Sarah, a teacher in a rural Midwestern town, is always receiving compliments on her home. It has a cozy feel with soft lighting, shag rugs, and a beautiful cobblestone path leading to the front door -- what's not to love?
Unfortunately, her 80-year-old mother, who recently moved in with Sarah, has slipped several times. She ended up in the emergency department after one of the falls.
In Sarah's home, as in many homes, there are three significant trouble areas where older adults are most at risk of falling: the bathroom, stairs, and hallways or pathways.
If you're an older adult and want to make changes that will "fall-proof" your home and reduce your risk, here are some tips that might help:
Trouble area #1: The bathroom
The bathroom is the most common place for falls because it has a lot of wet and slippery surfaces; you have to step in and out of the shower or tub; and using the toilet requires you to sit and stand up -- which isn't easy if you have trouble keeping your balance.
- Install grab bars next to the toilet and inside of the shower or bath. You might not think you need them, especially if there's a wall nearby that you think you can use to steady yourself. But grab bars are relatively easy to have installed and are indispensable when you or someone you care for is alone and is unsteady or about to fall.
- Place non-slip mats both inside and directly outside of the shower/bath to minimize the risk of falling when you first get out and your feet are wet.
Trouble area #2: Stairs
Walking up and down stairs requires balance, lower body strength, good depth perception and endurance, all of which can be a challenge for some older adults. Falling down stairs, in particular, can have severe consequences, so it's important to have something to grab onto to keep that from happening.
- Make sure there is good lighting and there are secure handrails on both sides of the stairs.
- Fix any loose or uneven steps. Be sure that all steps are at equal heights and depths and, if carpeted, that the carpet is secured on each step.
- If you or someone you're caring for is unable to go up or down the stairs independently -- or even with assistance -- consider installing a mechanical stair lift, or consider converting a ground floor room into a bedroom.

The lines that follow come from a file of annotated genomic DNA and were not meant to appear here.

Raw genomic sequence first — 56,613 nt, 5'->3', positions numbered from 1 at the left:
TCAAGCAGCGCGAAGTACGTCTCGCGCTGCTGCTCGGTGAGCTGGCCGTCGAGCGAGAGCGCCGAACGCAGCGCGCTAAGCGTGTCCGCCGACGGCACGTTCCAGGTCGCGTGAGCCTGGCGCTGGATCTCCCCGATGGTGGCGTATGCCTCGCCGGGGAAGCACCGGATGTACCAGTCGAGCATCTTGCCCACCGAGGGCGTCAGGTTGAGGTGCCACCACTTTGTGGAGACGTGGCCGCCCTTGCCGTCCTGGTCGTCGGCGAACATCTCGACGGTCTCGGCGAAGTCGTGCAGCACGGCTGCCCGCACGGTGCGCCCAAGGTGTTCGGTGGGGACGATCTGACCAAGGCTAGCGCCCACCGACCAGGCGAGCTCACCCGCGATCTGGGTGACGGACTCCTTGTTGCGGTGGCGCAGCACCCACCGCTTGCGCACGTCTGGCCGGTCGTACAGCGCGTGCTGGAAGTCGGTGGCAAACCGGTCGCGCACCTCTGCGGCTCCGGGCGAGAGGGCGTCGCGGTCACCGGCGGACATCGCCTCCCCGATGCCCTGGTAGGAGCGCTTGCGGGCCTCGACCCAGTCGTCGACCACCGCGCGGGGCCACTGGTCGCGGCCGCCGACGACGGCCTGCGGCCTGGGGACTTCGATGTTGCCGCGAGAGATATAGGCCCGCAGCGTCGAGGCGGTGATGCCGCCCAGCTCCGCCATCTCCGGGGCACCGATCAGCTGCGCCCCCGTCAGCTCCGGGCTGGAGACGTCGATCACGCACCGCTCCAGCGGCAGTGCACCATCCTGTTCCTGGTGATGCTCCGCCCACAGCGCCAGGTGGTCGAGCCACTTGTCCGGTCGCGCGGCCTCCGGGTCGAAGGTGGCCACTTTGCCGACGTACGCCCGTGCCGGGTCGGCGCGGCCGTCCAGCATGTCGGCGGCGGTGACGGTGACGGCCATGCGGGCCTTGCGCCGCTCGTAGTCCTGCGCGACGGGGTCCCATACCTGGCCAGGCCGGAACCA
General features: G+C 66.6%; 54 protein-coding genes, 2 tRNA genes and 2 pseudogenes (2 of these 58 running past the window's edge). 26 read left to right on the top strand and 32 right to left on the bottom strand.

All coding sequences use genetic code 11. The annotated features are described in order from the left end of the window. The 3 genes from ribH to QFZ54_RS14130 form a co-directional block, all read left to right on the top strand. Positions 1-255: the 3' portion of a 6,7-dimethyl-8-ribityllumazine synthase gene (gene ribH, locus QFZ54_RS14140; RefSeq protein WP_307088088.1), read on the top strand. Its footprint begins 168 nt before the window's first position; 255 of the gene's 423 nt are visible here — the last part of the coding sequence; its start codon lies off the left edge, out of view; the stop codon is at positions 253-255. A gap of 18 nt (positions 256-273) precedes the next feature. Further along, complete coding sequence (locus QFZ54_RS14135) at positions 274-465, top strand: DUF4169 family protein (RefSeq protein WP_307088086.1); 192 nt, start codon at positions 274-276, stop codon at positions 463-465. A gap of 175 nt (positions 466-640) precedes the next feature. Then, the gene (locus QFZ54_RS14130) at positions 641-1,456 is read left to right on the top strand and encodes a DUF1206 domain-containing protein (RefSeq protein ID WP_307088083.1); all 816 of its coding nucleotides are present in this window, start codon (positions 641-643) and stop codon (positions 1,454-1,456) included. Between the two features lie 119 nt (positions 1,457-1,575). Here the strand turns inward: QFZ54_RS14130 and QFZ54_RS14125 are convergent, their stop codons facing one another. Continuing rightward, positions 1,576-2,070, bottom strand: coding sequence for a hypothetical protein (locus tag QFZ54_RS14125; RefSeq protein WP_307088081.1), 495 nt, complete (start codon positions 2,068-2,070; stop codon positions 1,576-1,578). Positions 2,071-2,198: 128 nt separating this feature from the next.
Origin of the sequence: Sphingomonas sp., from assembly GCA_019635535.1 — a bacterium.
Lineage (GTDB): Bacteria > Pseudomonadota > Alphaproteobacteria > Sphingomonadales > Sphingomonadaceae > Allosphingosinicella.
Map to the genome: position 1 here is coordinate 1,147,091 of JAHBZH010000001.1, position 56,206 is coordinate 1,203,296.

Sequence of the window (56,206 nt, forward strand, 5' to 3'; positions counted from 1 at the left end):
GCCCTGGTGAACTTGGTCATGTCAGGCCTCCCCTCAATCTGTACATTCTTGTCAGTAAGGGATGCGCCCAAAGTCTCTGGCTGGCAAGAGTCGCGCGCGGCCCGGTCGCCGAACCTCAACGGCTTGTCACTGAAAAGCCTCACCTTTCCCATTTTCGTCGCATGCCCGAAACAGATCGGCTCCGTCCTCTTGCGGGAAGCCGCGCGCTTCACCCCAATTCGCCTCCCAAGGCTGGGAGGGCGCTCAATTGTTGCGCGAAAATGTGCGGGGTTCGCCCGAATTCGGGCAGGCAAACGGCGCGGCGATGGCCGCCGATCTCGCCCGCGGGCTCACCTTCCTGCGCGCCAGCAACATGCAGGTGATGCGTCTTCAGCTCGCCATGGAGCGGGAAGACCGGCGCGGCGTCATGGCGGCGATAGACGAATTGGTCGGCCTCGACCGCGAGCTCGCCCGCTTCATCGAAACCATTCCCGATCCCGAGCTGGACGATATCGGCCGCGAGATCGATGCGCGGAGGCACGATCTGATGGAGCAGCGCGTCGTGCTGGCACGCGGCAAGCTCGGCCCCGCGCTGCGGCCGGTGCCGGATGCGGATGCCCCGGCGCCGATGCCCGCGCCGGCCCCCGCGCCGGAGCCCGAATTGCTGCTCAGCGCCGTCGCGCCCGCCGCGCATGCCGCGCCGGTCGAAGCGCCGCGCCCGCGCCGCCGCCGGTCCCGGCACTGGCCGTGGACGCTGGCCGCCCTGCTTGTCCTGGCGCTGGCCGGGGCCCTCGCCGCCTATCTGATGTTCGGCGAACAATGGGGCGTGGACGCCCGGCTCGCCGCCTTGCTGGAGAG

Trouble area #3: Halls and pathways
The problem with hallways and other general living spaces is they can easily become cluttered, not have good lighting, or have uneven or slippery floors or rugs.
- Keep hallways clear of objects and obstacles, such as cords or boxes, that could cause you to trip.
- Ensure there is good lighting all over the house.
- There should be even, non-slippery floors.
- Remove or relocate unsecured rugs or mats that can slide around when you step on them.
Sarah ended up installing grab bars in her bathrooms, installing additional lighting to the hallways and stairways, replacing the shag rug in the living room, and creating a smooth, concrete pathway next to the cobblestones for her mother to walk on when going in and out of the house.
Her mother has not had an at-home fall since.
What else can you do to prevent falls?
In addition to fall-proofing your home, there are other fall-prevention strategies that you can try at home, such as modifying your diet and wearing proper footwear.
- Make sure you are eating enough protein-rich foods, such as fish, lean meats, eggs, tofu and dairy products to minimize muscle loss.
- Chronic conditions like diabetes and heart disease can often increase fall risk. Opt for a diet full of leafy green vegetables, whole grains, fruit, nuts, lean protein and other foods that are low in sugar and known to be good for cardiovascular health.
Supportive footwear (inside and outside the home):
- Even at home, wear sturdy, non-slip shoes with a sole. Avoid wearing slippers or socks that could cause you to slip or slide.
- Shoes in wide widths are generally better for balance and stability.
- Choose shoes with Velcro or laces -- such as elastic -- that don't come untied.
Now that you have the knowledge you need to fall-proof your home, don't wait to make a change. Look around and see what you can do today to make your home a safer and healthier place.
This is the second blog post in the series, Reducing Falls For Older Adults. The goal of the series is to help older adults and their family members better understand how to reduce the risk and impact of falls. Patients referenced are composites, compiled from actual patient experiences.
Claire Jacobson is a master's degree student in Community Health and Prevention Research at Stanford studying chronic disease prevention and healthy aging. Stanford professor and primary care physician Randall Stafford, MD, PhD, studies strategies to improve chronic disease treatment, including increasing the role of patients in their health care.
Photo by Sidekix Media